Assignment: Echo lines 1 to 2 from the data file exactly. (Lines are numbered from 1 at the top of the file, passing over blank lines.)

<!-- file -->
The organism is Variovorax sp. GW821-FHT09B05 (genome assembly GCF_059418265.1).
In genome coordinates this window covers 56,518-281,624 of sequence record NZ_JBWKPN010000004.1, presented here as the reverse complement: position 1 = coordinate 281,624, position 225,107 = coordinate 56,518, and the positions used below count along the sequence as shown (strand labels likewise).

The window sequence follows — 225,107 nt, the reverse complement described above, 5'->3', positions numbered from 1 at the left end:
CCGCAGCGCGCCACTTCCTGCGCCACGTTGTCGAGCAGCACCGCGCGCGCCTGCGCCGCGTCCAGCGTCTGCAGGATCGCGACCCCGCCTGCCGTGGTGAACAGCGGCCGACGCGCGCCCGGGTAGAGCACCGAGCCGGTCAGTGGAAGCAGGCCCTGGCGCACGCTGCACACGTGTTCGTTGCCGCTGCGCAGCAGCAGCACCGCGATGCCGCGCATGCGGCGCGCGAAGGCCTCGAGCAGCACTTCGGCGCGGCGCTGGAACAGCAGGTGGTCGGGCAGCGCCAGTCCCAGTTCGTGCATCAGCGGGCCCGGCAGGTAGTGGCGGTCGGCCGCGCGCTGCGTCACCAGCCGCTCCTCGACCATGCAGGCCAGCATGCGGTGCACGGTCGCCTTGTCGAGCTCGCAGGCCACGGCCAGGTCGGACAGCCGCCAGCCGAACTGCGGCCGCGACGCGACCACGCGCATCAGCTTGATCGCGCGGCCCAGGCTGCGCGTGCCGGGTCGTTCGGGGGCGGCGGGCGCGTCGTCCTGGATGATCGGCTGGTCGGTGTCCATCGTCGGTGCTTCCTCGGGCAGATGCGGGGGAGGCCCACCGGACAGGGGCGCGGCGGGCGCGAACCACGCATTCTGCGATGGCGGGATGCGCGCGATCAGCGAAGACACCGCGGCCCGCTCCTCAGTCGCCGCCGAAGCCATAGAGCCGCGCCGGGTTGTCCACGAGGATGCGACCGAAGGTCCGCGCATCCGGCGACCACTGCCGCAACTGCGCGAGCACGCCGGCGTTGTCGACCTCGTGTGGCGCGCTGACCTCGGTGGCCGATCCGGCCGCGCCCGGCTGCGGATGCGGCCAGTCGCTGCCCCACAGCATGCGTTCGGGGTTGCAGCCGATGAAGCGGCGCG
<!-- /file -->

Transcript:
The organism is Variovorax sp. GW821-FHT09B05 (genome assembly GCF_059418265.1).
In genome coordinates this window covers 56,518-281,624 of sequence record NZ_JBWKPN010000004.1, presented here as the reverse complement: position 1 = coordinate 281,624, position 225,107 = coordinate 56,518, and the positions used below count along the sequence as shown (strand labels likewise).